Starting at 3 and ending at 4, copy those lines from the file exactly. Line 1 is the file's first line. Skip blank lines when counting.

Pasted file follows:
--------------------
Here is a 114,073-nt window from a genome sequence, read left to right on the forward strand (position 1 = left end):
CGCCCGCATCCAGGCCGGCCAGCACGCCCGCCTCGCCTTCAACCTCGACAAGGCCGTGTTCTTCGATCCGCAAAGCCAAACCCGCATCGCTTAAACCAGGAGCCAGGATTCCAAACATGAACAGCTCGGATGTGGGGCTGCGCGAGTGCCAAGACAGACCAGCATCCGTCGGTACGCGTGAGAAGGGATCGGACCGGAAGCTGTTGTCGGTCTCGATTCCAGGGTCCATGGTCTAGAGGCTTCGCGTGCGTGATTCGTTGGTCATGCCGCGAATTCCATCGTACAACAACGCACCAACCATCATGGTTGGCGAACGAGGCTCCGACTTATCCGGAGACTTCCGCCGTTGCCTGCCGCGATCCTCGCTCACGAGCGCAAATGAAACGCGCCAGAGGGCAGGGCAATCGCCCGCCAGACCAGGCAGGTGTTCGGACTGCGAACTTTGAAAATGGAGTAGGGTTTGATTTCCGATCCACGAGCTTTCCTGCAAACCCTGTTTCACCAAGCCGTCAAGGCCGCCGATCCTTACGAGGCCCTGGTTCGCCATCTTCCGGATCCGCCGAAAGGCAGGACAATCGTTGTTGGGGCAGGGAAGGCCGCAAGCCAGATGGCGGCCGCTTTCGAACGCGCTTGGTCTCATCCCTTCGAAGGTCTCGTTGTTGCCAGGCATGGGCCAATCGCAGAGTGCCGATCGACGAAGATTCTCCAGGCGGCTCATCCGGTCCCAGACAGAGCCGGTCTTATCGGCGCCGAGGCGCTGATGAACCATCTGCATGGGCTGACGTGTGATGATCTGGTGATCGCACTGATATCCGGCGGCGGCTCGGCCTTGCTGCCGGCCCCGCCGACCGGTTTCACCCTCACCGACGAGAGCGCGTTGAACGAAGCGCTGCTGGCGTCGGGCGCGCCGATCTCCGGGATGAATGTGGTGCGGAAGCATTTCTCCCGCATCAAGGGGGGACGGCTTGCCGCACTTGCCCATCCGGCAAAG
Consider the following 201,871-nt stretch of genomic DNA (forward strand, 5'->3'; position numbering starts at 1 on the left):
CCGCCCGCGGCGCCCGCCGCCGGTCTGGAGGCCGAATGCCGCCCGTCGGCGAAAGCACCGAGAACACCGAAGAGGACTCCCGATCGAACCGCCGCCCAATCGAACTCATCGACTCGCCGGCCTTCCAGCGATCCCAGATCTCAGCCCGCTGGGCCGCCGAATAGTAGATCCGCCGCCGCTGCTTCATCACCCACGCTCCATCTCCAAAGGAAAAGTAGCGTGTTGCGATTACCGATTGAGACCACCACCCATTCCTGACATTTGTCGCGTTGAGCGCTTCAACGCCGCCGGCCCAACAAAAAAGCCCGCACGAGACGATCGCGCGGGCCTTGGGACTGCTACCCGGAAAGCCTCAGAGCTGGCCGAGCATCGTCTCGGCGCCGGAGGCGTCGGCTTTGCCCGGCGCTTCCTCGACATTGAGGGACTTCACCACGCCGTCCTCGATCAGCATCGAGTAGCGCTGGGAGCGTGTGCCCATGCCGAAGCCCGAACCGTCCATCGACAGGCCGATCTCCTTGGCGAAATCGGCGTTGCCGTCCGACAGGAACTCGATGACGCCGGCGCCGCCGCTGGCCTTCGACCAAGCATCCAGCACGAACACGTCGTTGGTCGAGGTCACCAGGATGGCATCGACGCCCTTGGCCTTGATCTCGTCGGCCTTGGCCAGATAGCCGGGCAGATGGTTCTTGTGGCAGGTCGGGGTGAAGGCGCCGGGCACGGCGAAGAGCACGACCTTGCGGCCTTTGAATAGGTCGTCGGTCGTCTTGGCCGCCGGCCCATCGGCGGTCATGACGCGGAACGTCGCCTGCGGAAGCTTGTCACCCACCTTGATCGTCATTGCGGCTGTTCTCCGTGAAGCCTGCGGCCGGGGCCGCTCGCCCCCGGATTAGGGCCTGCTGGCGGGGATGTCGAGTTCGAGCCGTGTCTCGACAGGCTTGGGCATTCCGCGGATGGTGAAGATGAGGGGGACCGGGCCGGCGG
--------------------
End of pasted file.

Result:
Consider the following 201,871-nt stretch of genomic DNA (forward strand, 5'->3'; position numbering starts at 1 on the left):
CCGCCCGCGGCGCCCGCCGCCGGTCTGGAGGCCGAATGCCGCCCGTCGGCGAAAGCACCGAGAACACCGAAGAGGACTCCCGATCGAACCGCCGCCCAATCGAACTCATCGACTCGCCGGCCTTCCAGCGATCCCAGATCTCAGCCCGCTGGGCCGCCGAATAGTAGATCCGCCGCCGCTGCTTCATCACCCACGCTCCATCTCCAAAGGAAAAGTAGCGTGTTGCGATTACCGATTGAGACCACCACCCATTCCTGACATTTGTCGCGTTGAGCGCTTCAACGCCGCCGGCCCAACAAAAAAGCCCGCACGAGACGATCGCGCGGGCCTTGGGACTGCTACCCGGAAAGCCTCAGAGCTGGCCGAGCATCGTCTCGGCGCCGGAGGCGTCGGCTTTGCCCGGCGCTTCCTCGACATTGAGGGACTTCACCACGCCGTCCTCGATCAGCATCGAGTAGCGCTGGGAGCGTGTGCCCATGCCGAAGCCCGAACCGTCCATCGACAGGCCGATCTCCTTGGCGAAATCGGCGTTGCCGTCCGACAGGAACTCGATGACGCCGGCGCCGCCGCTGGCCTTCGACCAAGCATCCAGCACGAACACGTCGTTGGTCGAGGTCACCAGGATGGCATCGACGCCCTTGGCCTTGATCTCGTCGGCCTTGGCCAGATAGCCGGGCAGATGGTTCTTGTGGCAGGTCGGGGTGAAGGCGCCGGGCACGGCGAAGAGCACGACCTTGCGGCCTTTGAATAGGTCGTCGGTCGTCTTGGCCGCCGGCCCATCGGCGGTCATGACGCGGAACGTCGCCTGCGGAAGCTTGTCACCCACCTTGATCGTCATTGCGGCTGTTCTCCGTGAAGCCTGCGGCCGGGGCCGCTCGCCCCCGGATTAGGGCCTGCTGGCGGGGATGTCGAGTTCGAGCCGTGTCTCGACAGGCTTGGGCATTCCGCGGATGGTGAAGATGAGGGGGACCGGGCCGGCGG